Selecting the most appropriate digital technologies – and implementing them in a practical way – will help manufacturers improve machine output and provide a better service to their customers, says Bernie Van Leeuwen, Product Development Director at SKF.We are in the midst of a digital revolution. Simple electronic products have been transformed into very advanced devices while actually simplifying the use of them: in the short time since mobile phones were introduced, for instance, we have already progressed to smartphones – which are nothing short of powerful mobile computers.
The revolution that we see in the consumer world is mirrored in the manufacturing industry. While there is still a long way to go, many industrial companies are undergoing ‘digitalization’ in order to boost productivity and efficiency, improve product quality and make supply chain improvements.
A prime example of digitalization is seen in condition monitoring – where the introduction of multiple sensors helps to lengthen machine life by keeping a constant watch on the health of components like bearings.
Digitalization will help companies to prepare for the advent of Industry 4.0 – which will see ever-greater interconnectivity between machines and devices, and ever-increasing use of big data. The eventual aim is to connect the whole value chain together – and this will begin with small steps into digitalization.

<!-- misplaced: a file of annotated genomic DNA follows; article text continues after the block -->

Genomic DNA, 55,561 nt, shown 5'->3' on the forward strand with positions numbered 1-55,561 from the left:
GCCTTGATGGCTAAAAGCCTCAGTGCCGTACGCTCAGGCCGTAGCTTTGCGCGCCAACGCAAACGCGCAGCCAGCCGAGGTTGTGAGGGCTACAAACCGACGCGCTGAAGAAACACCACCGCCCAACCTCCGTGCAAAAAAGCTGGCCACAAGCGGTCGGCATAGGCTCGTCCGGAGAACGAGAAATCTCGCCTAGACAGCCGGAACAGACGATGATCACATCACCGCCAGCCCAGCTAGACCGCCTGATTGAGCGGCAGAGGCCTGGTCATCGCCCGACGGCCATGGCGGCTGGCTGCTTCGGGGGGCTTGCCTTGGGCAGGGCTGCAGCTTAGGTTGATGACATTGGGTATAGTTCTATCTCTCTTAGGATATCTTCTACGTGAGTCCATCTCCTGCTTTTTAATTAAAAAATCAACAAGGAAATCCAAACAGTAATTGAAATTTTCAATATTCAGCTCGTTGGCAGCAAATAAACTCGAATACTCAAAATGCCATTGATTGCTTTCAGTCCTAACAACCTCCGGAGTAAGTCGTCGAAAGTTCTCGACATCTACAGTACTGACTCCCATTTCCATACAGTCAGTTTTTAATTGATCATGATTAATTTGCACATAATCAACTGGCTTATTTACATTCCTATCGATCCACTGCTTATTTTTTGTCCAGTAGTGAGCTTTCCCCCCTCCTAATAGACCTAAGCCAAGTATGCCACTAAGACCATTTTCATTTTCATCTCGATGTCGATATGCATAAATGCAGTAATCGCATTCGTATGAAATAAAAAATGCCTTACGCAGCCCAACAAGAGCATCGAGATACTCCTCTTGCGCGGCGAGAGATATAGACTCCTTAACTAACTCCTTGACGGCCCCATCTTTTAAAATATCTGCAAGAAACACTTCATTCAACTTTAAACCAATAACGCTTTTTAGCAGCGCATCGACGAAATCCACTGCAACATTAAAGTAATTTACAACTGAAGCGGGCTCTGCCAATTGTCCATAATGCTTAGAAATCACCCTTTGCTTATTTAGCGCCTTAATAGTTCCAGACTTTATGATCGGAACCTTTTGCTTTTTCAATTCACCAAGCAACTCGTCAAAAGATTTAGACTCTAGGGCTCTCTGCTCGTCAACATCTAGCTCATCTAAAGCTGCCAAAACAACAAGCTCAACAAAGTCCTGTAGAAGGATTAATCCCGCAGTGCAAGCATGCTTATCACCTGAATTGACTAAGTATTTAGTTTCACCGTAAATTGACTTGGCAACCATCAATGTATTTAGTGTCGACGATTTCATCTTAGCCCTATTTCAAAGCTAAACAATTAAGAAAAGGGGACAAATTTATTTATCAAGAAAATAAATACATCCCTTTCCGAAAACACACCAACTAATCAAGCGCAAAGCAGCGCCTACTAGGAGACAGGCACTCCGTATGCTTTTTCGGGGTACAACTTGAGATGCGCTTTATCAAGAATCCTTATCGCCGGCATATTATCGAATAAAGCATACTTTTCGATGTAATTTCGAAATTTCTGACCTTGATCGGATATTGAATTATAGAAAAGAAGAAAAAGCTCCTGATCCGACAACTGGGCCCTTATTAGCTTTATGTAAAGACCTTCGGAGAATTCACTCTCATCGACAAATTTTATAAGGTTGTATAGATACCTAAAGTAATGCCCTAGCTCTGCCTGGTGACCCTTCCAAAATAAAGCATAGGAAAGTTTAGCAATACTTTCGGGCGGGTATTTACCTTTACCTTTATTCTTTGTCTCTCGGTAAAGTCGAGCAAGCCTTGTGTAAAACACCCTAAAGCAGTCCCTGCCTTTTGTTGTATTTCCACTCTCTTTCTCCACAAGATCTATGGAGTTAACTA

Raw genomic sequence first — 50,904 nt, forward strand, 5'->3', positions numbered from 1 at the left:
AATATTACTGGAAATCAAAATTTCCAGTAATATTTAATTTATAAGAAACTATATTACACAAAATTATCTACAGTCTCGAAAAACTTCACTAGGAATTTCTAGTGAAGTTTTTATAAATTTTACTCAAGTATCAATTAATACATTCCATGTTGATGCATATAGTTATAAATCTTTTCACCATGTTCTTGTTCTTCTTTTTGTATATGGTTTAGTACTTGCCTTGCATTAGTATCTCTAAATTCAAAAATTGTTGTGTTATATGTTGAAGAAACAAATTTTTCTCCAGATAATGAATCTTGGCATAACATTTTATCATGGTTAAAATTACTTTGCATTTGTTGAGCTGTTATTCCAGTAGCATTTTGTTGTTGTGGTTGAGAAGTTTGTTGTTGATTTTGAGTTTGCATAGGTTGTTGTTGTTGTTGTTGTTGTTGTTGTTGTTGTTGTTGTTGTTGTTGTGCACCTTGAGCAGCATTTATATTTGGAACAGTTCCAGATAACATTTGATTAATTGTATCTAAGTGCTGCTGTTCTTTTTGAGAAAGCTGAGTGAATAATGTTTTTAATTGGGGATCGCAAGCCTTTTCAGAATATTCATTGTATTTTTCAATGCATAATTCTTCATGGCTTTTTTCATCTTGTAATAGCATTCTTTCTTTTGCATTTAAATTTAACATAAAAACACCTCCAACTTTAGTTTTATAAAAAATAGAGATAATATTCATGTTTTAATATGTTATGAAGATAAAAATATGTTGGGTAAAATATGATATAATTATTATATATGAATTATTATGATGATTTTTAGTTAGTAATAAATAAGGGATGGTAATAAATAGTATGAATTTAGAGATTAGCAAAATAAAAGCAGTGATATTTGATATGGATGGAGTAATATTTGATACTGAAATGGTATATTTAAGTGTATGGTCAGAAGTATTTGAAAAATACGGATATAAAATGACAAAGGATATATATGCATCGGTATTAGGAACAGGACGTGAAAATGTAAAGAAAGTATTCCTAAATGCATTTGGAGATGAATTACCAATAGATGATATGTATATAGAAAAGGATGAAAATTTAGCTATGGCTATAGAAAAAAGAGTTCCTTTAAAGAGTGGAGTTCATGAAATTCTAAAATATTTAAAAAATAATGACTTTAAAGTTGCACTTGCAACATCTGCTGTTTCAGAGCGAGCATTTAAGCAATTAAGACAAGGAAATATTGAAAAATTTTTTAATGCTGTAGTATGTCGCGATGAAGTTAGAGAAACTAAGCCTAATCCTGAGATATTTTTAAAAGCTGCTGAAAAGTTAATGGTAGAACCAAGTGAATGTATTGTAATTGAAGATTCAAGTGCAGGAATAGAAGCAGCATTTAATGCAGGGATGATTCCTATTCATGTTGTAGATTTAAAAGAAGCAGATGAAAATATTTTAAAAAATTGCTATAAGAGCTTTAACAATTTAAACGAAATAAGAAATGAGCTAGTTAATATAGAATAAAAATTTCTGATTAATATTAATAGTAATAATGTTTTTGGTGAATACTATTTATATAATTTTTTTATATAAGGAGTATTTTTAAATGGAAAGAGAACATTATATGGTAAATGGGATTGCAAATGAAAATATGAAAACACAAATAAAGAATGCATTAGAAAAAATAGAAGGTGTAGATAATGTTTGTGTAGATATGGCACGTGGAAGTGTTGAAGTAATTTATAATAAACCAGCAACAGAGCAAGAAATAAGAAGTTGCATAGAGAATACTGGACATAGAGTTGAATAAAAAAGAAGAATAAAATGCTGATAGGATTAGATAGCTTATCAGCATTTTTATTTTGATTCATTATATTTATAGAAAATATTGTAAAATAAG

Some manufacturers may be tempted to go ‘all in’ by digitalizing their entire operation. However, a better approach is to choose the desired level of digitalization by dipping into a digital ‘toolbox’ – and selecting from the many available technologies to achieve particular goals.
In the ‘physical world’, a toolbox is a place to keep everything needed to complete a job – be it a hammer, wrench or screwdriver. A similar approach can be taken in digital terms. A ‘digital toolbox’, therefore, is a suite of products and services – such as sensors, measurement equipment and reporting software – that can be individually selected in order to improve overall performance and efficiency.
At SKF, we think it is important to take customers through digitalization in terms that they understand and see value from: many have said that we make this easy for them. We try to understand the customer’s exact situation, and explain how digitalization could help them. It needs to be practical and specific – and not ‘theoretical’.
SKF’s primary expertise is in bearings. This will continue – although the way in which SKF provides that expertise will change.
We will continue to help customers improve their Rotating Equipment Performance (REP) – which in turn helps them achieve three major goals: reduce costs; increase output; and comply with legislation. This will increasingly be achieved through digitalization – such as adding sensors to machines, combining different data sources, analysing by combining the data with our application expertise and providing the right recommendations for corrective actions in an early stage and in real time.
SKF can help customers introduce digitalization strategies without them having to make capital investments. Instead, all the necessary infrastructure needed to gather, process and act on the data is included within an all-inclusive service package. Our ‘Rotation for Life’ model, for example, is a performance-based contract that enables a company to move towards digitalization: for a monthly fixed fee, SKF can help improve the performance, uptime and output of a customer’s machine, using a variety of digital technologies.